Monday, May 14, 2012


I was browsing the internet and came across an historic town in Germany I'd never heard of called Marburg.

Its existence was first recorded in 1140. In 1228 a noblewoman moved there and dedicated her life to caring for the sick. She was later canonised as St Elisabeth. The Teutonic Knights built a church in her honour, the Elisabethkirche, which is an early example of Gothic religious architecture in Germany.

Here is the interior of the church:

Marburg's medieval architecture has managed to survive over the centuries:

The Grimm brothers went to university in Marburg and collected some of their stories from the region.


  1. It's funny you mention Marburg. I was an exchange student several years ago in a town just outside of Marburg. My host parents often attended a "contemporary" Thursday evening service at that church which was called "Christustreff". It really is a beautiful church. I had a great time there, learning German from the locals and getting to know the people my father's side descends from.

    I was still a liberal then, and even I noticed the encroachment of the Turks there. It was hard to ignore, and the Germans were frank about their dislike of them. A classmate of mine once gave a presentation entitled "Why the Turks are ruining Germany", which shocked my liberal sensibilities (what if someone had a presentation on Why the blacks are ruining America? etc. I never thought to ask myself why I immediately likened Turks to blacks...) . But I couldn't believe my ears when the pro-EU teacher, far from condemning the presenter, turned to the lone Arab kid and asked him what he thought of the presentation. I thought I was witnessing the birth of the fourth Reich, haha.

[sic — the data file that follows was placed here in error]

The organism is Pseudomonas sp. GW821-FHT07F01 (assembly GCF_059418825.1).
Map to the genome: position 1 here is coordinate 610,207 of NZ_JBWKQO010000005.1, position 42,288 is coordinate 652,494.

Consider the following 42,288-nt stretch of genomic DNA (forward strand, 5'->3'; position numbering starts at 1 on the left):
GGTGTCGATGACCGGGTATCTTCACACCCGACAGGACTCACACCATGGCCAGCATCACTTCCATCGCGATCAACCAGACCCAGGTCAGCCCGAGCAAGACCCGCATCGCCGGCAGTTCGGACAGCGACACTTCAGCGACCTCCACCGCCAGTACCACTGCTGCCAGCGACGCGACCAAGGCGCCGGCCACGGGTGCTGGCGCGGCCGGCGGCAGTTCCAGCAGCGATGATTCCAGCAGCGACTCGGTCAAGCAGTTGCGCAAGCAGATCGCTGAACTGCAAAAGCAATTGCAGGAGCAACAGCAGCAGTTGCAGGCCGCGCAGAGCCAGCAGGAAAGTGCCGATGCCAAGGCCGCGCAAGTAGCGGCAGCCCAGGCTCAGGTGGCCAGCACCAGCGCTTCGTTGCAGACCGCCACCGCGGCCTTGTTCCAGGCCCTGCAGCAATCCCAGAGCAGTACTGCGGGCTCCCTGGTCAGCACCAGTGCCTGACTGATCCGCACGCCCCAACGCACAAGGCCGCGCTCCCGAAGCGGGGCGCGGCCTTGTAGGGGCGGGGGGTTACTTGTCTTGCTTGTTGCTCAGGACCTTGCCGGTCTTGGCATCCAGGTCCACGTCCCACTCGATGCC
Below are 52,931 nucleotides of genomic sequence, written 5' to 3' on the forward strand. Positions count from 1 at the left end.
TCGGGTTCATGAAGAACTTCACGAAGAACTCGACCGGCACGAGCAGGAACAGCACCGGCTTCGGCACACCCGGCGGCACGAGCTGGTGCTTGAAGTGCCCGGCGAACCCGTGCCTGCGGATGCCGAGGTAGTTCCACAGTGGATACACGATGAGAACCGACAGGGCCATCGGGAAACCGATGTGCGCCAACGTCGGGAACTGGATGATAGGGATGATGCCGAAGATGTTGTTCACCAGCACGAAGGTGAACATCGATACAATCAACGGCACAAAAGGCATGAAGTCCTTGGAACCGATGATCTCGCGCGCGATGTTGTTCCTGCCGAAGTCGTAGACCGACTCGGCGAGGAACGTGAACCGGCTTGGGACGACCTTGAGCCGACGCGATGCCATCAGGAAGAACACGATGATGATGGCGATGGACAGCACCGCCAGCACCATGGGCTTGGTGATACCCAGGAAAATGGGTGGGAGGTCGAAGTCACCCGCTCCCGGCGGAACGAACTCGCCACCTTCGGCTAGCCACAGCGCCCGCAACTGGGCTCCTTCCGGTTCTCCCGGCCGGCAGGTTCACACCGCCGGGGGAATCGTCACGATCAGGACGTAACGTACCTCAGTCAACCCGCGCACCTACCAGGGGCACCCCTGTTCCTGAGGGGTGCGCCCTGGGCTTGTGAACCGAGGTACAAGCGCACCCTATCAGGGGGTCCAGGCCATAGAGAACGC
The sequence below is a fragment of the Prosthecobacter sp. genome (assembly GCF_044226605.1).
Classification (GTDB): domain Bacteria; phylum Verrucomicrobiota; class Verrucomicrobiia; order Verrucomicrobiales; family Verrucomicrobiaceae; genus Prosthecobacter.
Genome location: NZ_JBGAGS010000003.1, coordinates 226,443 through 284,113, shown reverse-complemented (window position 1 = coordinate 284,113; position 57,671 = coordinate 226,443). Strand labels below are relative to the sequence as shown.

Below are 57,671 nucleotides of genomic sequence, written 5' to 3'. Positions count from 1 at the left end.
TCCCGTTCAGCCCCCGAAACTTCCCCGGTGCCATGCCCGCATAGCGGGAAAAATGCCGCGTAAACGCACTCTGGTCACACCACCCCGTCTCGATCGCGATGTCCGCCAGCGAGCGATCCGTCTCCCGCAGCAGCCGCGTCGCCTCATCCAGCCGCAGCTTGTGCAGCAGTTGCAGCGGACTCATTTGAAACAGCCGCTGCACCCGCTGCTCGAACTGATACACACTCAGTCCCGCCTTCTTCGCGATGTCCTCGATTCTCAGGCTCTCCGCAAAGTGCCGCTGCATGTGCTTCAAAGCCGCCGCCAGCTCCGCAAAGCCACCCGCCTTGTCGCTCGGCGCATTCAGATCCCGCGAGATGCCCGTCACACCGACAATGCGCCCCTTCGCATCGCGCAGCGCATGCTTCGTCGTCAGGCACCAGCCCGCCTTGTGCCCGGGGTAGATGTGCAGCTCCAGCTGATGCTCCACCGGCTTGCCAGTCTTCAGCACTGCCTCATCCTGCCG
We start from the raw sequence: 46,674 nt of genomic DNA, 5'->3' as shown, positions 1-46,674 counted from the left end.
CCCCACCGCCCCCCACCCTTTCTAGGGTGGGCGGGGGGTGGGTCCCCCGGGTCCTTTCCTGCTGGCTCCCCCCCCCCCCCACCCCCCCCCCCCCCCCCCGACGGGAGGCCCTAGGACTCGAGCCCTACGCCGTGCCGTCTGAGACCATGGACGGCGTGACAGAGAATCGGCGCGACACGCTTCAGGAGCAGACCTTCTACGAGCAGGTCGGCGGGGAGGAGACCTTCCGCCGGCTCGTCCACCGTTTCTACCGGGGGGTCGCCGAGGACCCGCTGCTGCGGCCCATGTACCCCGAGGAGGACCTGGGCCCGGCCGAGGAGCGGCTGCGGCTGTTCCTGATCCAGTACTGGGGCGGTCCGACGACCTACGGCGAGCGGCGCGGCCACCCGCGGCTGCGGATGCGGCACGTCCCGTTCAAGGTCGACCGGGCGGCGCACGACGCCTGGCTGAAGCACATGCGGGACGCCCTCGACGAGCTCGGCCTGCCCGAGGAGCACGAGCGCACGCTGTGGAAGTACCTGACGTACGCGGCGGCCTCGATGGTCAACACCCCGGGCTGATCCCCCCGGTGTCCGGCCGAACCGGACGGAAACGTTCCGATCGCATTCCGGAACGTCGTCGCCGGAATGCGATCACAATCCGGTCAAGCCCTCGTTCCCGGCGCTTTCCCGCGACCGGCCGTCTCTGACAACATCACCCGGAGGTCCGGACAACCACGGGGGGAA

There's still some life in rural Germany. Many of the young people were Christian, though the teachers were more openly atheist than most of my American teachers had been. And, in general, the culture struck me as very similar to my own, albeit much older, even story book old. I never doubted that I descend from these people.

  2. Nice town but I would not recommend you visiting it by train. First impressions could disappoint you. Main station and surroundings look ragged and dirty (resembling Eastern Europe).

    I also noticed turks living even in small towns, not just big cities.

  3. The train station is a bit drab compared to the rest of the city, but I lived there for a couple of years and I think it's one of the most beautiful places on Earth. A nice, international university town with a river running through it, an "Altstadt" (as pictured), the church and a castle on top of a hill. I just found this post by googling images because I miss it so much there. The atmosphere and diverse energy is something to be experienced. Go for a semester or a year or more! And eat at Bereket, the best Doener Kebab EVER!